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kku said:
I don't think that'll happen anytime soon. There is no doubt that the Chinese government has put a lot of time and money into developing sport talents in China. But like Wongqks said, there are currently not enough physically developed Chinese tennis talents to knock the Western world from dominating the sport. And it's not like the Americans/Europeans are falling behind as well. China has yet to host an established big-name tournament - another sign of its infancy in the tennis world. And population doesn't mean much as well. Japan has over 125 million people, but most of the country's focus is on baseball and soccer, whereas tennis is pretty much neglected ever since Date left the scene *sigh*.

Money doesn't mean everything. Sure, the Chinese government are pumping a lot into the sport, but whether enough people are interested in putting that money to good use (i.e. a significant proportion love tennis enough).

But I don't think it's the physicality which handicapped Asian players from challenging the West. Chang and Date showed that court mobility and accuracy can very well make up for what they lack in size. I think it's 1) sponsers who are dedicated enough to staying behind the players and support a long career and 2) the asian emphasis on education takes a lot of potential practice time for players in developing their skills. About 99% of Asian players study and play tennis before debuting in the professional tour. Martina Hingis needed to practice an average of 5-6 hours a day on court. I suppose anything less than that won't guarantee a place in the top of the tennis league. After all, those in the business world work around 10 hours or more each day in order to try and move up the ladder, and tennis IS a profession, so it's expected that to be the best, tennis players have to dedicate a lot of practice time to honing their skills. I think that Asian players believe that they can study AND find enough time to practice. One example is Mario Ancic. Although he's not Asian, he's a part-time law student and so far, he's still sitting around the world's top 70 whereas he clearly has the talent to be in the top 20. So it's no surprise that the time he spends on hitting the law books is putting a dent on his tennis.

Well.. tennis is becoming really popular here again and this time among "young ppl" in big part thanks to this manga "Prince of Tennis". Now my high school has the biggest number of members in its tennis club of all and the same thing is happening in many other high schools. There used to be less then half students who played tennis and now despite the declining number of children, more kids are taking up the sport. I think this is a great sign and I only hope some of them will develop into world class players. I think more high school kids play tennis then baseball or soccer these days here. I don't know how long the trend will last cuz a lot of trends in Japan are quite short lived always.
 

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ummmm.....i doubt it

like TBE said....it's going East....but i think the only Eastern country that can dominate tennis is Russia

you maybe will get a few good players, but as far as domination.....no
 

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Jie Zheng will be Top 100 next week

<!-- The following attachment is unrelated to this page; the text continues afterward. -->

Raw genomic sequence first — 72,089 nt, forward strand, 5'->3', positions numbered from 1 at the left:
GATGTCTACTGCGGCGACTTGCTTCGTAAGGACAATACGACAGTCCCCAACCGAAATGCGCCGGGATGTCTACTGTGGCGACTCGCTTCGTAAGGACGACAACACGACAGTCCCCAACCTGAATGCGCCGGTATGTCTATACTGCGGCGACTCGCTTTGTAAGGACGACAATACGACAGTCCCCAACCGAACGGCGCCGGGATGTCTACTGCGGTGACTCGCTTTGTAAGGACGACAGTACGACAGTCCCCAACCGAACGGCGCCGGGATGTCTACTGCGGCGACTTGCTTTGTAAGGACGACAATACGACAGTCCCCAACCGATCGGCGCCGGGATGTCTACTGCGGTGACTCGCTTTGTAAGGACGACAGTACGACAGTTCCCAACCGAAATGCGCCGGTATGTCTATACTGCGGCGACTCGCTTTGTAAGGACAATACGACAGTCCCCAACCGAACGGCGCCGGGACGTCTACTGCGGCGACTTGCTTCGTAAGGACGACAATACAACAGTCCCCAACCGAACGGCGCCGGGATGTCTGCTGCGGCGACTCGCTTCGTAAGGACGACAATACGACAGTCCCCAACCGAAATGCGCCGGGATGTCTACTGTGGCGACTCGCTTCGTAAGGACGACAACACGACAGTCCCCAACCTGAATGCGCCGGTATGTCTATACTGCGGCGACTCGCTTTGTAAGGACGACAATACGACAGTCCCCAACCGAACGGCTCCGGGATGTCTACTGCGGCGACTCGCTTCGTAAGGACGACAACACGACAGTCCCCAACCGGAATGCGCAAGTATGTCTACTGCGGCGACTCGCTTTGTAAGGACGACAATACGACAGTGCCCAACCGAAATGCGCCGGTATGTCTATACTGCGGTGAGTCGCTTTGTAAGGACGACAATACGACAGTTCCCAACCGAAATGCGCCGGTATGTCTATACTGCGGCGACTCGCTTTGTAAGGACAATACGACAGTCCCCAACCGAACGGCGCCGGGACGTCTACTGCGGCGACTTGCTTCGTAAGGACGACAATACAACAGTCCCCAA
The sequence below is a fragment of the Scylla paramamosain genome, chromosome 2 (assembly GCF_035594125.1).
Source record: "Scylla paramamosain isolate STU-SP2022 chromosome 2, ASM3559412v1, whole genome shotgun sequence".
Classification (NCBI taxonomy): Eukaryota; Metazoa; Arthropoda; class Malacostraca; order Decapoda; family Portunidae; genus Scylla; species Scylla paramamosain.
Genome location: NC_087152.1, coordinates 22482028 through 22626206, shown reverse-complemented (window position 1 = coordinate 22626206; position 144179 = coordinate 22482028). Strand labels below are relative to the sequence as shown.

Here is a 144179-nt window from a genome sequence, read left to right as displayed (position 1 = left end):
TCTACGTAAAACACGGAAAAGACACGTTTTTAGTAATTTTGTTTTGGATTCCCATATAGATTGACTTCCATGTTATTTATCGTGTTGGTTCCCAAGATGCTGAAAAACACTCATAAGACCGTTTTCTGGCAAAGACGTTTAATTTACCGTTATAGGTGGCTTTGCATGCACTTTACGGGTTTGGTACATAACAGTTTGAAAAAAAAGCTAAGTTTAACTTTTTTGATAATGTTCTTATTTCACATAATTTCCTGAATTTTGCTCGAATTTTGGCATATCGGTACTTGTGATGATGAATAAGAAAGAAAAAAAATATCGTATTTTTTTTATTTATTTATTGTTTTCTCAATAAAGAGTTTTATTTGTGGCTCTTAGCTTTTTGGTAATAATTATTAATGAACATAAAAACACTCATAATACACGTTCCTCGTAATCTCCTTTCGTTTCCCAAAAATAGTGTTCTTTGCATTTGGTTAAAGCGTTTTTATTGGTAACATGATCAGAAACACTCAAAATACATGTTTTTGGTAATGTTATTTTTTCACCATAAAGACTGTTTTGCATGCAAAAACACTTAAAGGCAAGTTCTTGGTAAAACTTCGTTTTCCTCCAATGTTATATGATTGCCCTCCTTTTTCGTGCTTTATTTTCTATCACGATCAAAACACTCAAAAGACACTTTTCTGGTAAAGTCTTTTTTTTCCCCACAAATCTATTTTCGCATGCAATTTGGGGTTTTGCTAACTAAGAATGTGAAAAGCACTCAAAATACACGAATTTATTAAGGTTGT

either 98 or 99 depends on CM-Granados in Girona.
 

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I dont think they will dominate tennis but definitely there can be lots of great players. Already we are seeing great improvement from the likes of Zheng, Yan and Sun, there are also a few good junior players.
I think Chinese players dont tend to start as early as Europeans, and also dont play as many tournaments so they will take longer to develop. Also a lot of them prefer to focus on their education first. But when they do start playing a lot theres no reason why they cant be great. I dont think physical size will be that much of a barrier, as we can see Sugiyama is doing very well and shes small. Justine shows you can be small and still a top player. And some Chinese are quite big, like that basketball player thats like 7ft tall, also theres those Chinese swimmers that were busted for doping, even if they werent on drugs you can see they'd be quite big naturally. So i think theres definitely a huge amount of potential there.
 

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CamilleVidann said:
We have the biggest population in the world and naturally have the most talents of all. We're still underdevelopped tennis wise but are growing at the fastest rate ever. Wish more advanced facilities, experienced staff, we can ver well dominate this sport in the not too far future. We didn't see so many top 200 players just five years ago and now we have like quite a few. I think the 2010s will be our era.
:haha: :haha: :haha: :haha: :haha: :haha: :haha:
 

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Traditionally, the Chinese have never had any really great tennis players. The Russians had a handful of good players in the past, namely Olga Morozova and Natasha Zvereva, but there wasn't any real depth in the ranks until recently. I don't think it's unthinkable that a group of young Chinese girls may be sorted from the rest and groomed for tennis greatness. If it's going to happen, the grand plan is already underway.
 

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Cybelle Darkholme said:
:haha: :haha: :haha: :haha: :haha: :haha: :haha:
I'm confused... :confused:

What's so funny?

Oh, and your sig ;) :worship: :hearts:
 

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Discussion Starter · #19 ·
kku don't even care. He's a phycho.
By the way, I'm chairperson of the AWA.
 

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CamilleVidann said:
kku don't even care. He's a phycho.
By the way, I'm chairperson of the AWA.
What's AWA? :confused: :confused: :confused: